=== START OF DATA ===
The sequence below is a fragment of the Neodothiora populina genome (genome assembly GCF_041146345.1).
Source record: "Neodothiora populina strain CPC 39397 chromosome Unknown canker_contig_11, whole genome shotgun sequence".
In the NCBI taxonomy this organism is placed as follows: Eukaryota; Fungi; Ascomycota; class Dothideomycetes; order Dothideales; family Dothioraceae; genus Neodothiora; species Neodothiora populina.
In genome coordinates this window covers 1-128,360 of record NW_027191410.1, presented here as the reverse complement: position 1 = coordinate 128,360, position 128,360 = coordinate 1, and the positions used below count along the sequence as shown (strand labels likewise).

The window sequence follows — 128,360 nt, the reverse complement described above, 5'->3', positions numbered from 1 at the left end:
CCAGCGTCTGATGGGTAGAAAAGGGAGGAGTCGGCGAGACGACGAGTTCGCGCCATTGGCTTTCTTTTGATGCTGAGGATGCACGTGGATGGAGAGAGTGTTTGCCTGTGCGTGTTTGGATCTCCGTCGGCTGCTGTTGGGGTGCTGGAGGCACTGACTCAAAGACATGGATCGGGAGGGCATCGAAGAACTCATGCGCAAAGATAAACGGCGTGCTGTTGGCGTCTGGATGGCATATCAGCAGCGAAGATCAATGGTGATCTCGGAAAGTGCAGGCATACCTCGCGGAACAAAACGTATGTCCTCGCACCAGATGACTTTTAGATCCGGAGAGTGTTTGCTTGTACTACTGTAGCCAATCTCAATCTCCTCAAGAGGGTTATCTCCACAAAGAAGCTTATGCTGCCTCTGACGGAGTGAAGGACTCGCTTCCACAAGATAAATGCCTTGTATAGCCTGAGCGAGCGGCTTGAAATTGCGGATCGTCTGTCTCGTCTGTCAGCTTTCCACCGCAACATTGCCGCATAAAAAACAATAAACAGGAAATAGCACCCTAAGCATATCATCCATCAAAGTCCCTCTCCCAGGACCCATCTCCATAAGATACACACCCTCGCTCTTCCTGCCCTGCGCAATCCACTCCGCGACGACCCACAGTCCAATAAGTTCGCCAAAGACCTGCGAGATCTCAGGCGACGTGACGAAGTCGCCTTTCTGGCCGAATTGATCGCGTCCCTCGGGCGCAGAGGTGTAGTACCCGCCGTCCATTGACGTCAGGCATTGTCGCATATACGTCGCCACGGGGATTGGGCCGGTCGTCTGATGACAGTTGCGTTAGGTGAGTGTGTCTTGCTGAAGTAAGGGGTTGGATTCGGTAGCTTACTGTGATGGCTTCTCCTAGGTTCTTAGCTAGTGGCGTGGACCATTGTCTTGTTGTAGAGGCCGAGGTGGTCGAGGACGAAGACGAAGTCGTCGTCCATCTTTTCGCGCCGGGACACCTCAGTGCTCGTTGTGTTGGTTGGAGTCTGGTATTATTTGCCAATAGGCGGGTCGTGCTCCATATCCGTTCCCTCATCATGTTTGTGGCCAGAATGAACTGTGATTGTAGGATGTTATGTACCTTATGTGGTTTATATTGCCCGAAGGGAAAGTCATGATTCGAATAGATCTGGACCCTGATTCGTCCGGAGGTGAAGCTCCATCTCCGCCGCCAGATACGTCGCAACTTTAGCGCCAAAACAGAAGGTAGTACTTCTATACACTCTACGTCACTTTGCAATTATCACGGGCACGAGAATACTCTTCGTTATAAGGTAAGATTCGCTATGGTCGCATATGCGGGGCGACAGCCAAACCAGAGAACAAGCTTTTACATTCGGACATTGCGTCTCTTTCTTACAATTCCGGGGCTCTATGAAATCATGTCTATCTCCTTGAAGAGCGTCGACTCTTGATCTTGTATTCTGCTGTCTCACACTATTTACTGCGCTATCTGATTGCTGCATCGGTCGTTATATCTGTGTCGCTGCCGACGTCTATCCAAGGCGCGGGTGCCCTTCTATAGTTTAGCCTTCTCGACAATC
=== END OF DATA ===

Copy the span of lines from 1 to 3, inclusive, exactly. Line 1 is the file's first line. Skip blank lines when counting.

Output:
The sequence below is a fragment of the Neodothiora populina genome (genome assembly GCF_041146345.1).
Source record: "Neodothiora populina strain CPC 39397 chromosome Unknown canker_contig_11, whole genome shotgun sequence".
In the NCBI taxonomy this organism is placed as follows: Eukaryota; Fungi; Ascomycota; class Dothideomycetes; order Dothideales; family Dothioraceae; genus Neodothiora; species Neodothiora populina.